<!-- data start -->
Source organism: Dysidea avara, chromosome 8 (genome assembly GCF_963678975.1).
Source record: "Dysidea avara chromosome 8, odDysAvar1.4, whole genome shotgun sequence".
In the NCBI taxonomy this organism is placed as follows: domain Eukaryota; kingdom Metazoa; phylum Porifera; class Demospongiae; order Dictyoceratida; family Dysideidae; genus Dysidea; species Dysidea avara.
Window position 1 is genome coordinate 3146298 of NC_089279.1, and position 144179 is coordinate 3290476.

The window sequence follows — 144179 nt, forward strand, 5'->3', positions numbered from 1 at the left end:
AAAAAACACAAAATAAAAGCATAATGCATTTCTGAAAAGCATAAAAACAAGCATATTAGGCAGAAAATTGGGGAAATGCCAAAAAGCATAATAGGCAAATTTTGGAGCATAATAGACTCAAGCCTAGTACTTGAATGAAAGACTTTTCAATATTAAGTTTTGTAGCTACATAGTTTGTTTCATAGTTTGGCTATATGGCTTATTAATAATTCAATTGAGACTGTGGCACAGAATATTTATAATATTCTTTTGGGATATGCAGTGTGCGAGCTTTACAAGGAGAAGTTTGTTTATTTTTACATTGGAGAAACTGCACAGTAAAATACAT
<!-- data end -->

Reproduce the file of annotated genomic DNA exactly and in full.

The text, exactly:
Source organism: Dysidea avara, chromosome 8 (genome assembly GCF_963678975.1).
Source record: "Dysidea avara chromosome 8, odDysAvar1.4, whole genome shotgun sequence".
In the NCBI taxonomy this organism is placed as follows: domain Eukaryota; kingdom Metazoa; phylum Porifera; class Demospongiae; order Dictyoceratida; family Dysideidae; genus Dysidea; species Dysidea avara.
Window position 1 is genome coordinate 3146298 of NC_089279.1, and position 144179 is coordinate 3290476.

The window sequence follows — 144179 nt, forward strand, 5'->3', positions numbered from 1 at the left end:
AAAAAACACAAAATAAAAGCATAATGCATTTCTGAAAAGCATAAAAACAAGCATATTAGGCAGAAAATTGGGGAAATGCCAAAAAGCATAATAGGCAAATTTTGGAGCATAATAGACTCAAGCCTAGTACTTGAATGAAAGACTTTTCAATATTAAGTTTTGTAGCTACATAGTTTGTTTCATAGTTTGGCTATATGGCTTATTAATAATTCAATTGAGACTGTGGCACAGAATATTTATAATATTCTTTTGGGATATGCAGTGTGCGAGCTTTACAAGGAGAAGTTTGTTTATTTTTACATTGGAGAAACTGCACAGTAAAATACAT